The very first amplifier I bought was a Harman Kardon PC-200, aka The Prelude. It was a 10Wpc integrated, but I chose it over the competition for some of the same reasons that the HK 990 has appealed to me. Almost all amps back in the1960s had a plain cake-pan chassis with tubes, capacitors, and transformers studding the top. Integrated amps had the standard four knobs on the front for input selection, volume, bass, and treble. The HK PC-200 had an enclosed black chassis cage that formed a graceful cowl over the brushed-copper front panel and the six matte-black knobs: for Input selection (with three phono turnover settings), Volume, Bass, Treble, Loudness contour, and Treble rolloff. In addition, it had a Rumble Filter switch. The PC-200 was not only more beautiful than the rest of the push-pull competition powered by EL84 tubes, it also had more useful features. (Take that, you fans of the Grommes Little Jewel!). Over the decades, H/K products have always been stylish and innovative, but in today's fractured marketing world, most such creative energies are applied to audio/video receivers and lifestyle products.
As I write this, in early August, the global economy is in flux and the stock market gyrates, seeming in stark contrast with the gleaming, luxurious audio components that surround me. Perhaps there is some prescience in my rising interest in reasonably priced, high-performance products, as exemplified by the Oppo Digital BDP-95 universal Blu-ray player, which I reviewed in this column in September. Surely there must be other products that provide truly excellent sound at prices strikingly lower than expected.
The apparent demise of Audio Alchemy left a niche in the marketplace for a supplier of innovative, high-value digital components to provide the less-than-wealthy audiophile with state-of-the-art technology. Although Camelot Technology existed before Audio Alchemy went away, they have quickly taken over this niche with some interesting components. And I understand that some of the former AA technical personnel consulted for Camelot in the development of these products. (A recent press release indicates that Genesis Technology also played a major role in their design.)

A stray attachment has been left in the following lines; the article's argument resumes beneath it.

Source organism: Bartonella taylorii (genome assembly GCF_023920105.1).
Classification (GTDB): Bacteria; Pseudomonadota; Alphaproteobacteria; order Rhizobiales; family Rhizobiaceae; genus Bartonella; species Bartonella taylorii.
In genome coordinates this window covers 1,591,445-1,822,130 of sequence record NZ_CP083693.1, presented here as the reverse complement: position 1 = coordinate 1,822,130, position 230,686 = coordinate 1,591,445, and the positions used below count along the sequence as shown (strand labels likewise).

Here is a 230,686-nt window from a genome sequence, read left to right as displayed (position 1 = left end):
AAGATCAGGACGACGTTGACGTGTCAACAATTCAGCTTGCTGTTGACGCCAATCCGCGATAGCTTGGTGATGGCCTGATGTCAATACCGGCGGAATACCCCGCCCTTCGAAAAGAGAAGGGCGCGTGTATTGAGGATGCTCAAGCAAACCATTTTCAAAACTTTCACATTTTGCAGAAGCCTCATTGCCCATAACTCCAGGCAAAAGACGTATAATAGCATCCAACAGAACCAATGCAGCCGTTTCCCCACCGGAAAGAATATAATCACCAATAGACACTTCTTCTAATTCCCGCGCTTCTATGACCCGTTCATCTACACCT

The Dragon Pro is, I believe, the most eagerly awaited of the Camelot products. Since the disappearance of Audio Alchemy's DTIPro 32, no comparable anti-jitter and resolution-enhancement product has come along to replace it. (Yes, there are simpler anti-jitter boxes, and there is the Genesis Digital Lens, but these are not truly comparable in approach.) Well, the Dragon is everything that the DTIPro 32 was, and more!
The Dragon Pro anti-jitter box offers both jitter reduction and resolution enhancement, along with I2S in/out. Considering the number of Web newsgroup ads from folks wanting to buy AA DTIPro 32s, this baby has a waiting market.
I began my July column by talking about how quickly things are changing these days in multichannel audio. What I didn't pay enough attention to is that some things can change quickly enough to create inefficiency. Given that most multichannel digital products are based on digital signal processing (DSP), and many are network-enabled, they can be updated with relative ease. Almost every preamplifier-processor or A/V receiver I've reviewed has needed a firmware update during the reviewing process, and such updates are de rigueur for Blu-ray players, as more and more features (!) are added to new releases. And in addition to providing new performance features, firmware updates often also include corrections for operational glitches that have slipped by the designers and their alpha and beta testers, no matter how assiduously they've done their work.